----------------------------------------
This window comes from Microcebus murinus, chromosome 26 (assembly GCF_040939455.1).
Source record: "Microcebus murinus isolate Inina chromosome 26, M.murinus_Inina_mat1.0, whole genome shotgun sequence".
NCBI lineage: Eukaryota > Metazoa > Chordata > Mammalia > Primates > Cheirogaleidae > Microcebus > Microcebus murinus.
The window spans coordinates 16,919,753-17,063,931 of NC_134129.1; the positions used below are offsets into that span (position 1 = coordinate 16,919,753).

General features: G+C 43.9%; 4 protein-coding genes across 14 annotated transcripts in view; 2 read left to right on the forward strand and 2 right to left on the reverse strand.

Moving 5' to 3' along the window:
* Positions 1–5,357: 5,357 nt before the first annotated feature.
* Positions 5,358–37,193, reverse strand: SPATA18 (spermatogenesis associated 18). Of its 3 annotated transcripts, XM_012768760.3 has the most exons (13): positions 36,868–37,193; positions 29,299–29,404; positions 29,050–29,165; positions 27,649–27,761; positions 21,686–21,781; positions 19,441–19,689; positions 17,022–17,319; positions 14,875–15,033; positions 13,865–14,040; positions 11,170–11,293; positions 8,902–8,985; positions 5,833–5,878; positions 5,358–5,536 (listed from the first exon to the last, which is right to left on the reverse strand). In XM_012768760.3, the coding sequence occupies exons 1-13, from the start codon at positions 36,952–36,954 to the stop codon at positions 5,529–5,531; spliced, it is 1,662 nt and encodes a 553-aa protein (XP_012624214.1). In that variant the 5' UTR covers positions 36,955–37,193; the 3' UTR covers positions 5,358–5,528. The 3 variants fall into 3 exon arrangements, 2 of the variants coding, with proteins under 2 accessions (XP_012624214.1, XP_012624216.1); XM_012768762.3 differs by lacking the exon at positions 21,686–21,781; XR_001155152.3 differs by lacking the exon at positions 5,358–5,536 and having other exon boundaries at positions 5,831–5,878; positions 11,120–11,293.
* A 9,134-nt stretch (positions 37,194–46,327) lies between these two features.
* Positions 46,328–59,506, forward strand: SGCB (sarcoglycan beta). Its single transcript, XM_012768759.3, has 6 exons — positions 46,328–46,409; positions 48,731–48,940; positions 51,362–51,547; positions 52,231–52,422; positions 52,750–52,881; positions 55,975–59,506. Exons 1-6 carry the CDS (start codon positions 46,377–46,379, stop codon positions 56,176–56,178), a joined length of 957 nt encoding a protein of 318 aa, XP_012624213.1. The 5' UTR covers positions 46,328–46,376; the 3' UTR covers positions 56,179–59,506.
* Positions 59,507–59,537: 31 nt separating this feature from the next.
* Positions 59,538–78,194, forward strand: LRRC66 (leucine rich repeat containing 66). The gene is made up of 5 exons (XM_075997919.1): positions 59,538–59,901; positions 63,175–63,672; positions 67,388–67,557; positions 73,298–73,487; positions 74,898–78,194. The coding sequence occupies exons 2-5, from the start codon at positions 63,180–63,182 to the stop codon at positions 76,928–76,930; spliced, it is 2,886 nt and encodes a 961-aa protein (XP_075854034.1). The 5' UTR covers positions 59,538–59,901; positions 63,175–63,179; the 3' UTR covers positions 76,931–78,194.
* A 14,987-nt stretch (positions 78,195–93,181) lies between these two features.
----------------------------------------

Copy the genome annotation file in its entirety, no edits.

This window comes from Microcebus murinus, chromosome 26 (assembly GCF_040939455.1).
Source record: "Microcebus murinus isolate Inina chromosome 26, M.murinus_Inina_mat1.0, whole genome shotgun sequence".
NCBI lineage: Eukaryota > Metazoa > Chordata > Mammalia > Primates > Cheirogaleidae > Microcebus > Microcebus murinus.
The window spans coordinates 16,919,753-17,063,931 of NC_134129.1; the positions used below are offsets into that span (position 1 = coordinate 16,919,753).

General features: G+C 43.9%; 4 protein-coding genes across 14 annotated transcripts in view; 2 read left to right on the forward strand and 2 right to left on the reverse strand.

Moving 5' to 3' along the window:
* Positions 1–5,357: 5,357 nt before the first annotated feature.
* Positions 5,358–37,193, reverse strand: SPATA18 (spermatogenesis associated 18). Of its 3 annotated transcripts, XM_012768760.3 has the most exons (13): positions 36,868–37,193; positions 29,299–29,404; positions 29,050–29,165; positions 27,649–27,761; positions 21,686–21,781; positions 19,441–19,689; positions 17,022–17,319; positions 14,875–15,033; positions 13,865–14,040; positions 11,170–11,293; positions 8,902–8,985; positions 5,833–5,878; positions 5,358–5,536 (listed from the first exon to the last, which is right to left on the reverse strand). In XM_012768760.3, the coding sequence occupies exons 1-13, from the start codon at positions 36,952–36,954 to the stop codon at positions 5,529–5,531; spliced, it is 1,662 nt and encodes a 553-aa protein (XP_012624214.1). In that variant the 5' UTR covers positions 36,955–37,193; the 3' UTR covers positions 5,358–5,528. The 3 variants fall into 3 exon arrangements, 2 of the variants coding, with proteins under 2 accessions (XP_012624214.1, XP_012624216.1); XM_012768762.3 differs by lacking the exon at positions 21,686–21,781; XR_001155152.3 differs by lacking the exon at positions 5,358–5,536 and having other exon boundaries at positions 5,831–5,878; positions 11,120–11,293.
* A 9,134-nt stretch (positions 37,194–46,327) lies between these two features.
* Positions 46,328–59,506, forward strand: SGCB (sarcoglycan beta). Its single transcript, XM_012768759.3, has 6 exons — positions 46,328–46,409; positions 48,731–48,940; positions 51,362–51,547; positions 52,231–52,422; positions 52,750–52,881; positions 55,975–59,506. Exons 1-6 carry the CDS (start codon positions 46,377–46,379, stop codon positions 56,176–56,178), a joined length of 957 nt encoding a protein of 318 aa, XP_012624213.1. The 5' UTR covers positions 46,328–46,376; the 3' UTR covers positions 56,179–59,506.
* Positions 59,507–59,537: 31 nt separating this feature from the next.
* Positions 59,538–78,194, forward strand: LRRC66 (leucine rich repeat containing 66). The gene is made up of 5 exons (XM_075997919.1): positions 59,538–59,901; positions 63,175–63,672; positions 67,388–67,557; positions 73,298–73,487; positions 74,898–78,194. The coding sequence occupies exons 2-5, from the start codon at positions 63,180–63,182 to the stop codon at positions 76,928–76,930; spliced, it is 2,886 nt and encodes a 961-aa protein (XP_075854034.1). The 5' UTR covers positions 59,538–59,901; positions 63,175–63,179; the 3' UTR covers positions 76,931–78,194.
* A 14,987-nt stretch (positions 78,195–93,181) lies between these two features.